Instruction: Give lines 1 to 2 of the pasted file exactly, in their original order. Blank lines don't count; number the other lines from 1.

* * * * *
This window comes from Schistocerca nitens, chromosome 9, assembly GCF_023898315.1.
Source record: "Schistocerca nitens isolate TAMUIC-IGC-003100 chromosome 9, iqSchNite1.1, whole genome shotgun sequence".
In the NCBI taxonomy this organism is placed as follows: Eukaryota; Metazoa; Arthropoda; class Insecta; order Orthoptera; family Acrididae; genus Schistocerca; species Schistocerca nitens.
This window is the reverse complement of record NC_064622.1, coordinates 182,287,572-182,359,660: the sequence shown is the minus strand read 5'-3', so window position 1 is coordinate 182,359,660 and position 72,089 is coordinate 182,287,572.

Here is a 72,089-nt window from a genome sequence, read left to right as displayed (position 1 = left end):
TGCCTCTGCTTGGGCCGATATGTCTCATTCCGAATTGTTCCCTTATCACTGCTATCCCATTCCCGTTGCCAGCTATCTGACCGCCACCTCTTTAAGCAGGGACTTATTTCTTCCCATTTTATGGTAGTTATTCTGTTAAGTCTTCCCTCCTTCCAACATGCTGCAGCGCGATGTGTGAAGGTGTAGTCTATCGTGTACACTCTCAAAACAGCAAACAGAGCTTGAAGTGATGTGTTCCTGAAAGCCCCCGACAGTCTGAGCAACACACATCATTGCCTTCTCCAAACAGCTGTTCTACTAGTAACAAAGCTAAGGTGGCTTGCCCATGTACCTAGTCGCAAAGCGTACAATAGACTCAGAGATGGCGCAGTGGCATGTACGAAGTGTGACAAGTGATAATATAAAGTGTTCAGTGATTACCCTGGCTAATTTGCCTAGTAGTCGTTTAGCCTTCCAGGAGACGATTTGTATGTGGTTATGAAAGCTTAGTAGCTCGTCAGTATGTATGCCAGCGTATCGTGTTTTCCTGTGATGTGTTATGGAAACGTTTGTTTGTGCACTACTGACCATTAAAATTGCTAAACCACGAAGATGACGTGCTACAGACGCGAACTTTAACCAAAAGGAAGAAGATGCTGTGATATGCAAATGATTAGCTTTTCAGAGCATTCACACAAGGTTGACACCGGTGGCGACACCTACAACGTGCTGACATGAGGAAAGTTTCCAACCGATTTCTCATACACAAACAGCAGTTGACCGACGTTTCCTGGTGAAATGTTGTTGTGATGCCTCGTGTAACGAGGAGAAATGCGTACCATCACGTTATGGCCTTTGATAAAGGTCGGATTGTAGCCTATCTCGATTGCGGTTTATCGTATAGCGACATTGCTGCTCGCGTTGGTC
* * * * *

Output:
This window comes from Schistocerca nitens, chromosome 9, assembly GCF_023898315.1.
Source record: "Schistocerca nitens isolate TAMUIC-IGC-003100 chromosome 9, iqSchNite1.1, whole genome shotgun sequence".